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Strengthening 2x8 Joists


joost's Avatar
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03-05-13, 07:00 PM   #1  
Strengthening 2x8 Joists

I have an bathroom and walk in closet off the master bedroom that sits halfway over my garage. Currently I have removed the partition wall between the closet and bathroom to move it over 1.5 feet for a larger bathroom. Total space of closet and bathroom is 13'4" by 5'4".

I have noticed that in the middle of the area, the floor is springy. The old 30x30 one piece shower was here and I would like to replace it with a 48x36 shower (base:acrylic/walls:tiled). I have two concerns 1)added weight of tiled walls & floor to deadload, 2)tiled floor over what is currently springy.

I removed the drywall ceiling in the garage to look at joists. The five 2x8 joists run the length of the rooms making them 13'4" in between supports and they are 12" on center (with the outside joist being 4' from outside wall). I understand this is pushing the limits of 2x8s. Other issues that I have noticed that could lead to bouncy floors: the original cross bridging was never attached to the bottom of the joists and the OSB subfloor has a patchwoork of seams in the room between and along joists. Note: the joists are in good condition with noevidence of rotting or cracks. House built in 1979.

I am trying to figureout how to strengthen the floor and reduce the deflection. Among my options are sistering the existing joists, adding blocking in between, and replacing OSB nailed subfloor with screwed down plywood.

I have a drop ceiling in the garage so there is space to sister larger joists. However, I have been told that there is no need to use a larger 2x10 joists because a 2x8 would be just as strong since the 2x10 would need to be notched at the ends.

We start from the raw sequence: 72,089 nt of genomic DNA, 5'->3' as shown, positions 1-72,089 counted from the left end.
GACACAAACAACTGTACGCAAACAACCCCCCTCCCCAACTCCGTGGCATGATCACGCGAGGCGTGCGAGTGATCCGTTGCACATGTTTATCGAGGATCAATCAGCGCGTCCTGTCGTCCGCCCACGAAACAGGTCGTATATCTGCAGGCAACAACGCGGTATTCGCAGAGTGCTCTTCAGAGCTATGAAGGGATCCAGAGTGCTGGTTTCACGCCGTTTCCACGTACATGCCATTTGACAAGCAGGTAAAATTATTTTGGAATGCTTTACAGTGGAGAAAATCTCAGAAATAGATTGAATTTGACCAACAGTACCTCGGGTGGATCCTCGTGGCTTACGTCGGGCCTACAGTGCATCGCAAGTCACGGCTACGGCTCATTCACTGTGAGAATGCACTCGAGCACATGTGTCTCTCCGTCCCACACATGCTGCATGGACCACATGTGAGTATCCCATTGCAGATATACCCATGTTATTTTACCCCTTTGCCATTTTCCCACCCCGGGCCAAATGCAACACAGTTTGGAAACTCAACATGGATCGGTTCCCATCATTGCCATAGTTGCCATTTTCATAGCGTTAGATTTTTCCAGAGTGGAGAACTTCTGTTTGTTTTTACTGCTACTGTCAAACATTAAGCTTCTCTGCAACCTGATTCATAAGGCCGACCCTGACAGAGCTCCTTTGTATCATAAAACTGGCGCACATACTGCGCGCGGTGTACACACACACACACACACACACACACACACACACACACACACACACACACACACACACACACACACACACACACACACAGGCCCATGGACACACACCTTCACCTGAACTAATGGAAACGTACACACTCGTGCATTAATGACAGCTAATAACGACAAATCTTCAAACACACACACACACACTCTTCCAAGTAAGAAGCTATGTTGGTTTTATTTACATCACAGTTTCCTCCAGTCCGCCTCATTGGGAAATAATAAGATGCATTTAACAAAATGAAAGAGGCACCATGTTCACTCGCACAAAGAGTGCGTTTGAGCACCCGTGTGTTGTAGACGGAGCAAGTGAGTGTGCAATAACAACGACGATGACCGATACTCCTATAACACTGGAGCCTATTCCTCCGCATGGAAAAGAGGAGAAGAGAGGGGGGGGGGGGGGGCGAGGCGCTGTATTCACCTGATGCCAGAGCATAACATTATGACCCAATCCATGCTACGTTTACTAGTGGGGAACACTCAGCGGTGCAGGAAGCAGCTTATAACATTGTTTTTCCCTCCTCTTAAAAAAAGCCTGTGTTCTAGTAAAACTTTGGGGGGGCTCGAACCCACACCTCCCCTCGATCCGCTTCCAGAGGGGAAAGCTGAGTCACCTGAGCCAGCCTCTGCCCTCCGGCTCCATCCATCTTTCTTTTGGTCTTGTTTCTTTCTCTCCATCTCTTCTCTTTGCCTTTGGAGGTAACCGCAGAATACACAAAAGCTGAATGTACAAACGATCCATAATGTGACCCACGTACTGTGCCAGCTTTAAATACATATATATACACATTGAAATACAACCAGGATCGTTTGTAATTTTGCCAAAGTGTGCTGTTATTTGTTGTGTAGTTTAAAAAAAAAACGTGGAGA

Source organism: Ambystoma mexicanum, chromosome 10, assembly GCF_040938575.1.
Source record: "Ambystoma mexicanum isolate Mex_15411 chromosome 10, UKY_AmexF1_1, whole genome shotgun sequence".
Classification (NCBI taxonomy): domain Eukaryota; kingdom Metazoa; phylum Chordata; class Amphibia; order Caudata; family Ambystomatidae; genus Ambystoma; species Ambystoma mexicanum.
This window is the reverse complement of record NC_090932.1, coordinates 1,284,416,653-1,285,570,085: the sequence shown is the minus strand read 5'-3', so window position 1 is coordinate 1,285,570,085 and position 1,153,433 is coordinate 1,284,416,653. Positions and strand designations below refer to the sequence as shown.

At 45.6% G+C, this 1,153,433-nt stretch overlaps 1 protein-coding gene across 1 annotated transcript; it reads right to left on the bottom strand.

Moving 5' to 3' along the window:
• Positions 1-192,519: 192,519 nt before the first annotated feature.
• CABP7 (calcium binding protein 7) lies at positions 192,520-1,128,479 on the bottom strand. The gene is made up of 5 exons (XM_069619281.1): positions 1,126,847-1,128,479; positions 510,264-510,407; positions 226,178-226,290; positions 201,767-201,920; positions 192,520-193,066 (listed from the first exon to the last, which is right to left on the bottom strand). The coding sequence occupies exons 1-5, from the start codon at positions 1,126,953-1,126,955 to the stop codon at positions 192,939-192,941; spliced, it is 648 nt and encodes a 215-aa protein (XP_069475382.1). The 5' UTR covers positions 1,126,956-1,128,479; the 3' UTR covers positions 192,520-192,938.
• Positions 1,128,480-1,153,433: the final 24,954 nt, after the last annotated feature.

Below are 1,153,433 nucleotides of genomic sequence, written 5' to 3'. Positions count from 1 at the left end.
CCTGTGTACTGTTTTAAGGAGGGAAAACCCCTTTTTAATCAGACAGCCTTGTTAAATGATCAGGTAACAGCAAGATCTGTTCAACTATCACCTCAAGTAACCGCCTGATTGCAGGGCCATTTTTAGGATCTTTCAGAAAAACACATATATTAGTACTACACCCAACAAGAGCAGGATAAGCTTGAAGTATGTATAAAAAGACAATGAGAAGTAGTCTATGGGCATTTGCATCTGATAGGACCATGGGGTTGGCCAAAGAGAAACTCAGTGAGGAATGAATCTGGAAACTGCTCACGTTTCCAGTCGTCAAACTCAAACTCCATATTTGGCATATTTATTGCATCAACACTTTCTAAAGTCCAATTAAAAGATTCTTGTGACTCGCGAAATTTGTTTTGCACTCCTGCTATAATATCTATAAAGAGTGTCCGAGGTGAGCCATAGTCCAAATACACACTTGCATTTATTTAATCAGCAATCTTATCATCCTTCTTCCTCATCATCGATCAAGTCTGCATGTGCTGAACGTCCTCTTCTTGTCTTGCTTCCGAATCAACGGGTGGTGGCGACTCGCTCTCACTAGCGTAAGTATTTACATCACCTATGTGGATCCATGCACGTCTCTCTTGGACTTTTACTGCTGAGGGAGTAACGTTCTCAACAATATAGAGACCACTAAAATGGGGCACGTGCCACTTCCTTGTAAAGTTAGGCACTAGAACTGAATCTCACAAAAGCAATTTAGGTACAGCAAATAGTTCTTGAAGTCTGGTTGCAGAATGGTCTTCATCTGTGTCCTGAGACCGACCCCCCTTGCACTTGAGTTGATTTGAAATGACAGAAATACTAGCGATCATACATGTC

Am I on the right track or should I be calling a structural engineer? Thanks in advance.

 
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XSleeper's Avatar
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03-05-13, 09:34 PM   #2  
Why would the 2x10's necessarily need to be notched? You say there is 13'4" between supports, so what are the supports? i.e: What are the ends of the 2x8's sitting on? What I am getting at is that depending on what these supports are, you might be able to sister with 2x10's (or 2x12's if you wish) if they were in hangers placed on the sides of the supports. I'm picturing a double hanger that would accept both members... with a shim in the pocket of the hanger to take up the void beneath the 2x8. The hanger would really only be there to support the 2x10 since the 2x8 is already resting on the support.

Also telling us more about the "supports" will help us learn if they are vastly under sized as well.

At any rate, the new subfloor should be glued (pl400) and screwed... and only AFTER you have beefed it up to take out any deflection and/or sag.

 
joost's Avatar
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03-05-13, 09:55 PM   #3  
Good question. The 2x8s sit on a load bearing wall at the back of the garage. At the other end, the 2x8s sit on three 2x10s that run across the width of the garage, which is 10' wide. So any sister joist that is load bearing has to be notched to 7.5" to fit on the load bearing supports on either end. I have looked for a type of hanger that would allow for this type of support that sits on the load bearing support rather then butting up against it.

 
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03-05-13, 10:07 PM   #4